When characters have different perspectives on the same situation, it can make subtle or complicated details easier to discover and comprehend. However, it also adds another layer of complexity to the story, mimicking the reality that no two people think, act, or feel the same way in the same way in the same way.

  • External Voice

The primary advantage of using a frame story is the ability to tell a story through the perspective of a character established in the real world. Their viewpoint is independent and can provide further context and different points of view. This may lead to a revelation about the story or a particular emotional response from you as the reader.

In the movie "The Princess Bride," the grandson isn't all that interested in the parts of the book that involve love and romance. Instead of glossing over these specifics or avoiding the topic entirely, the grandfather chooses to impart wisdom to his grandson through the medium of witty commentary. You, the reader, can draw parallels between your own life and the lesson.

  • Context

The context of the stories contained within frames can sometimes be expanded upon. Within the inner narratives, pertinent details can be introduced without overwhelming the reader with an overwhelming amount of information.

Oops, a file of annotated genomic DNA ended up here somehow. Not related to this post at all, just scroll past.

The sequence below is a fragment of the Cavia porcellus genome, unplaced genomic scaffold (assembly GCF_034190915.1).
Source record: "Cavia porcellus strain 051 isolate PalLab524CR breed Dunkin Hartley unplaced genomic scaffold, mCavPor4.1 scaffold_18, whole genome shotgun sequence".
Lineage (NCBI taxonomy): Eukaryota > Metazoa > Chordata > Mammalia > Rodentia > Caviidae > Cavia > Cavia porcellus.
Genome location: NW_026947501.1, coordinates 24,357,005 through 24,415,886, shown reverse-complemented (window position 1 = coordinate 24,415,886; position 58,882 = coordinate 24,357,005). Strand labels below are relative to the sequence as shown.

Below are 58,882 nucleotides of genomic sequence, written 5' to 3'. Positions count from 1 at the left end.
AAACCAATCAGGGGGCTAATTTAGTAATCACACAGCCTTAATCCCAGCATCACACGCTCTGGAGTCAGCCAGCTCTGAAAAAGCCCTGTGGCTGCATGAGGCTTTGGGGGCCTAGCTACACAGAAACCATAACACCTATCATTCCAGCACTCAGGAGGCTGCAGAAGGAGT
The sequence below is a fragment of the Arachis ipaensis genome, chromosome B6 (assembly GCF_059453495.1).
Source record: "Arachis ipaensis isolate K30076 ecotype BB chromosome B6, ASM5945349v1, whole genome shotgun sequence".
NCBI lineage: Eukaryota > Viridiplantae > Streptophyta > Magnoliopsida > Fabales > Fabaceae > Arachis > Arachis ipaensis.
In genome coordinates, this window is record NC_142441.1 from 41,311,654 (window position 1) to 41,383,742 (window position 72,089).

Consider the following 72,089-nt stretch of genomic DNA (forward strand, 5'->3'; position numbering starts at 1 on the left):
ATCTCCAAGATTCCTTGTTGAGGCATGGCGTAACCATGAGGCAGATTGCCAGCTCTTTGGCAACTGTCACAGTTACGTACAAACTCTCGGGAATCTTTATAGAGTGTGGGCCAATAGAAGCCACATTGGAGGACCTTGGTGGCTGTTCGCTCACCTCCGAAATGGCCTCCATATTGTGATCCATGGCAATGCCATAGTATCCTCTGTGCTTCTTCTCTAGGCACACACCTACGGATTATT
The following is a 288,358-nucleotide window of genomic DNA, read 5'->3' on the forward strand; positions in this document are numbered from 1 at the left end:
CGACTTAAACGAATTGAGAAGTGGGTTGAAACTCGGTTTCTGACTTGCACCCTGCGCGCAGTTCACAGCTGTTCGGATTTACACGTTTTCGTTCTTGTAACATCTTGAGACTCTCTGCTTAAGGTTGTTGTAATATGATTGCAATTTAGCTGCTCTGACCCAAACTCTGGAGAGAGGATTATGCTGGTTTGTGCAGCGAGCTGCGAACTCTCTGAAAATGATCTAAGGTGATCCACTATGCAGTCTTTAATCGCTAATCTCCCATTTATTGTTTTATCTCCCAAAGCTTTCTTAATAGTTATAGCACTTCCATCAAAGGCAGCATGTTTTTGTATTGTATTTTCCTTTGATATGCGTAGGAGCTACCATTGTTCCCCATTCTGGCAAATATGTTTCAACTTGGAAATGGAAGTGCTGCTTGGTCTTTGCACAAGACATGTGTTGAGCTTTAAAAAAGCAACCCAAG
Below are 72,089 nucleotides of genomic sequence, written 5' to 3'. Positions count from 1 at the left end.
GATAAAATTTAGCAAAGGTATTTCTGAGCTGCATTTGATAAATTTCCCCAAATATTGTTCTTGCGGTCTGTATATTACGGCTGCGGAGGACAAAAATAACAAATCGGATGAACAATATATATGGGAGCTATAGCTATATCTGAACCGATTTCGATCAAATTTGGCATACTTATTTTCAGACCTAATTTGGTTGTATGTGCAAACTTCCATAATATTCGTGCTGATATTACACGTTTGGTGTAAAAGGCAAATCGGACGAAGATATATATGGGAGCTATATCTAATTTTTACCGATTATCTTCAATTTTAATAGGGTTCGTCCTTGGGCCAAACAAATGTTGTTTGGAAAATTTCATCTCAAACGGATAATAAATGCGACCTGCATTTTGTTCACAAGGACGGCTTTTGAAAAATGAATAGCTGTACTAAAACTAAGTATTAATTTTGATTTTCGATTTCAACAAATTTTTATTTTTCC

It is also possible to use them to introduce characters from the frame story that will appear in the inner stories. Before getting into the specifics of the exploits, for instance, an aging adventurer can begin by providing an overview of who he is and the accomplishments for which he is best known.

  • Layering of Meaning

Whether they contain only one primary narrative or several interconnected ones, frame stories always allow for multiple levels of interpretation. It is possible to emphasize, imply, or remove significant themes or messages, thereby creating varying depths of meaning that influence your perspective of a single story or the overall narrative.

In the movie Citizen Kane, the narrative of Charles Foster Kane's life is set within the context of a reporter's investigation into the identity of Rosebud. Unfortunately, he is unsuccessful in solving the mystery, but the audience is provided with an explanation. By doing so, Rosebud becomes the first layer to the themes of isolation, materialism, and aging explored throughout the film.

Here are resources I recommend to get more in-depth knowledge

Storytelling 101 teaches you how to write compelling stories worthy of commercial success. This is best for screenwriters, novelists, filmmakers, videogame writers and storytellers.

Children’s Books 101 teaches you how to write stories that children will love. This is best for aspiring children’s book authors and storytellers.

Owl AI is the revolutionary AI-powered content production platform that helps storytellers, writers, and bloggers of all subject matter easily create highly-polished content.

Success, Money & Mindset Subliminal is a self-hypnosis recording that we recommend to new writers to help with focus, concentration, creativity, and motivation.

Shadow Work Journal: 240 Daily Prompts contains inner work exercises related to relationships, anger, anxiety, self-love, healing trauma, abandonment issues, depression, forgiveness, etc.